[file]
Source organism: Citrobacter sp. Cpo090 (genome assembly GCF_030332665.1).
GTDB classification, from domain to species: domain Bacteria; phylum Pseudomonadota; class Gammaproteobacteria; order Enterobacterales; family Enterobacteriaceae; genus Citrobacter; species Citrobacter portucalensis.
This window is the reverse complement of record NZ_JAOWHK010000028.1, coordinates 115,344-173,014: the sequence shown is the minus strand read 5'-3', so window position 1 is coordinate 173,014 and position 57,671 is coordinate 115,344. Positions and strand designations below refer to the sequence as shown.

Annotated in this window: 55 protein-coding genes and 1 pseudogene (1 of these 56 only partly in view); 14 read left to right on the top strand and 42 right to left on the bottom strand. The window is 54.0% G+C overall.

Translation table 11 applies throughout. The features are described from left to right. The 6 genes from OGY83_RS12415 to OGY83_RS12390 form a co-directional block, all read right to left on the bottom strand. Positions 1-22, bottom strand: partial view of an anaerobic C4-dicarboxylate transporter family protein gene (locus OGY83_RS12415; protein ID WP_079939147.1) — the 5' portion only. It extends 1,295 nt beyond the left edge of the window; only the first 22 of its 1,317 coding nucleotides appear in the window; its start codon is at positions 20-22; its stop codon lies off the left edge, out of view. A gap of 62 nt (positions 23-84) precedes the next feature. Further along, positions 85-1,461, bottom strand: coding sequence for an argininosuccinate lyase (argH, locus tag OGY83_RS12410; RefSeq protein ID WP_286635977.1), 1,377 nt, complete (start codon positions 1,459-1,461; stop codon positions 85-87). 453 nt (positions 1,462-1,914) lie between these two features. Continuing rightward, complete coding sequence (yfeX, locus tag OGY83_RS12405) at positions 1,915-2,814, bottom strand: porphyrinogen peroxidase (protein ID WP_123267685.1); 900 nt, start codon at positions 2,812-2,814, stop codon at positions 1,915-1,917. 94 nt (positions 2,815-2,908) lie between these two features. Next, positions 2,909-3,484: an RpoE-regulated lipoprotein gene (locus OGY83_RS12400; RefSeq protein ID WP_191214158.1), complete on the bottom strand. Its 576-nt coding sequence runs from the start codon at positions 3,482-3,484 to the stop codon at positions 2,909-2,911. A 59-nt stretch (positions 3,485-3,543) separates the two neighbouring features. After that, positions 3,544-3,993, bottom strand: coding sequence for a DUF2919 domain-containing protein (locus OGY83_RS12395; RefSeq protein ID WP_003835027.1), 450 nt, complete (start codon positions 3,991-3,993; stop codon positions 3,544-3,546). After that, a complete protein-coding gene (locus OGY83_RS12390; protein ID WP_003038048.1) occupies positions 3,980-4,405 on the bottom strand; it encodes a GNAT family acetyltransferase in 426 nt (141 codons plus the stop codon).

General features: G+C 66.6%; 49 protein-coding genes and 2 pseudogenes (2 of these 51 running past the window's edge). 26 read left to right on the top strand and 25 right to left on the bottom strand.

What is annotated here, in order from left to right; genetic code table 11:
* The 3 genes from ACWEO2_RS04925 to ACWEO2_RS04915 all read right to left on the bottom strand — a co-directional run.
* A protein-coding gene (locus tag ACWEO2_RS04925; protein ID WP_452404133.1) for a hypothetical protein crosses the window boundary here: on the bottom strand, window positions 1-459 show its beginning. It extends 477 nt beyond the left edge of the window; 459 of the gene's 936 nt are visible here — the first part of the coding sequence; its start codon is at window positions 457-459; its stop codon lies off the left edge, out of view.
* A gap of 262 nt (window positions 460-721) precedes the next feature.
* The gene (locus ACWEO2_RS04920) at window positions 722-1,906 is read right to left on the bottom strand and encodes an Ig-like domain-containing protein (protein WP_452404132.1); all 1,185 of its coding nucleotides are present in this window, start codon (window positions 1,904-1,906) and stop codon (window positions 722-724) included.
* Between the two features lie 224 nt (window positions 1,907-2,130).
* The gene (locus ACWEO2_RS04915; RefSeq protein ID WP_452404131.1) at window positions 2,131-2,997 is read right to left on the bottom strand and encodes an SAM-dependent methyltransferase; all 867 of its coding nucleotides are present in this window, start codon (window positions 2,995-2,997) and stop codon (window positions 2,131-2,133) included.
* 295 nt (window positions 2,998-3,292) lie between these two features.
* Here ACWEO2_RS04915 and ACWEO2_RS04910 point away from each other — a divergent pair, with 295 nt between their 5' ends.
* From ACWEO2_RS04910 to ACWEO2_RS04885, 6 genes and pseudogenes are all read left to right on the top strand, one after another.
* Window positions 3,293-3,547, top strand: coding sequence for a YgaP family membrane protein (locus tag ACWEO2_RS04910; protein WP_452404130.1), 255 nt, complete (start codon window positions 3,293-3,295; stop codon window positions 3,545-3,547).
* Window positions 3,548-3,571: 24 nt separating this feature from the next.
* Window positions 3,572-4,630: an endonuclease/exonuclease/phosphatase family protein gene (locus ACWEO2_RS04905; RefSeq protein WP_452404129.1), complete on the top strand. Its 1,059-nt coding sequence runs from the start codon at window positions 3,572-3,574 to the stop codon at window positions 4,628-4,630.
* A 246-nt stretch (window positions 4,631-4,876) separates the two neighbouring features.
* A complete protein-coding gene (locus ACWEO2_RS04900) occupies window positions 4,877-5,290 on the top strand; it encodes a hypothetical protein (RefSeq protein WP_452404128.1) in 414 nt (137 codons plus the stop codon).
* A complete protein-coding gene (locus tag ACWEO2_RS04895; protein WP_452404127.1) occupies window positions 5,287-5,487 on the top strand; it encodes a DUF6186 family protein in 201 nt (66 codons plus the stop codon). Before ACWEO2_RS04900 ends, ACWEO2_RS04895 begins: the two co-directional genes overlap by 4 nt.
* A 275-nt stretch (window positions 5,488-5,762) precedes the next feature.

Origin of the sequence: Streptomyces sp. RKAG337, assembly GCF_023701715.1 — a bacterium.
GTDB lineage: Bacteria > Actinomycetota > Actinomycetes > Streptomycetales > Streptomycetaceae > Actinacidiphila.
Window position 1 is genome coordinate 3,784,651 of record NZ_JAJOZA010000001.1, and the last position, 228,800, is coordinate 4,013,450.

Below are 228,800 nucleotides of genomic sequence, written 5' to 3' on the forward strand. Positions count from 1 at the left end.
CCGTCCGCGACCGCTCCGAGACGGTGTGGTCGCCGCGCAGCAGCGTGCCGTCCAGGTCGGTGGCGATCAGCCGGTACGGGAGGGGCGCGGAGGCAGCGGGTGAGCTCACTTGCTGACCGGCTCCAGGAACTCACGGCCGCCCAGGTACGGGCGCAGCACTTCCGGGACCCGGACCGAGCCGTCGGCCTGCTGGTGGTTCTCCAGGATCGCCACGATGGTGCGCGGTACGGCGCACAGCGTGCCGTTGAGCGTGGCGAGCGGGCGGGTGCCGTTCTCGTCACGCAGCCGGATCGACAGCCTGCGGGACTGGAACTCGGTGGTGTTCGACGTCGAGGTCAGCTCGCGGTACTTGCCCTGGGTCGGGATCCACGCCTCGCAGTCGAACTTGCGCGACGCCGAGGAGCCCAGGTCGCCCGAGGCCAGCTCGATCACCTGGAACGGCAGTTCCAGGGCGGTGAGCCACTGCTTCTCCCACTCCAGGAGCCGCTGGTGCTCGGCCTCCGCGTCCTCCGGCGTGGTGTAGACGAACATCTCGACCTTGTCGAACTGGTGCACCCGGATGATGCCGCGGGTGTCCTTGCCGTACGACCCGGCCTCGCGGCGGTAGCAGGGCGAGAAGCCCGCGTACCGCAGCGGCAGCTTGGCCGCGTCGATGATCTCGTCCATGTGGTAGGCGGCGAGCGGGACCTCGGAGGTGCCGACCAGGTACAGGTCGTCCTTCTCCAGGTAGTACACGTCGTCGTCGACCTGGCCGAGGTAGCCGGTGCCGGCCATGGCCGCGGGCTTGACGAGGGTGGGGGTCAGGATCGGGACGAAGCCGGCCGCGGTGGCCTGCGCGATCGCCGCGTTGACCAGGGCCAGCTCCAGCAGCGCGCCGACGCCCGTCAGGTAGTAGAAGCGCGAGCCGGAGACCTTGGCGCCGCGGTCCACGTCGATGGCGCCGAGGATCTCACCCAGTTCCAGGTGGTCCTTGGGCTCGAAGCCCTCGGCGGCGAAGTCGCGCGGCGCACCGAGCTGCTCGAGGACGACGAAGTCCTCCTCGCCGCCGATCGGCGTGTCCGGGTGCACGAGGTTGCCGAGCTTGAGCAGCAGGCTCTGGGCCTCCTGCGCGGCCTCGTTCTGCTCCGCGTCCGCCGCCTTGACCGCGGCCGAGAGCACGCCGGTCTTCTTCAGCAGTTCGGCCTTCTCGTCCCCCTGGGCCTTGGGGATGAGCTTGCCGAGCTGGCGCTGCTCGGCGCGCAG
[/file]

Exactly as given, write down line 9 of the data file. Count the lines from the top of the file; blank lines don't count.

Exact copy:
* A protein-coding gene (locus tag ACWEO2_RS04925; protein ID WP_452404133.1) for a hypothetical protein crosses the window boundary here: on the bottom strand, window positions 1-459 show its beginning. It extends 477 nt beyond the left edge of the window; 459 of the gene's 936 nt are visible here — the first part of the coding sequence; its start codon is at window positions 457-459; its stop codon lies off the left edge, out of view.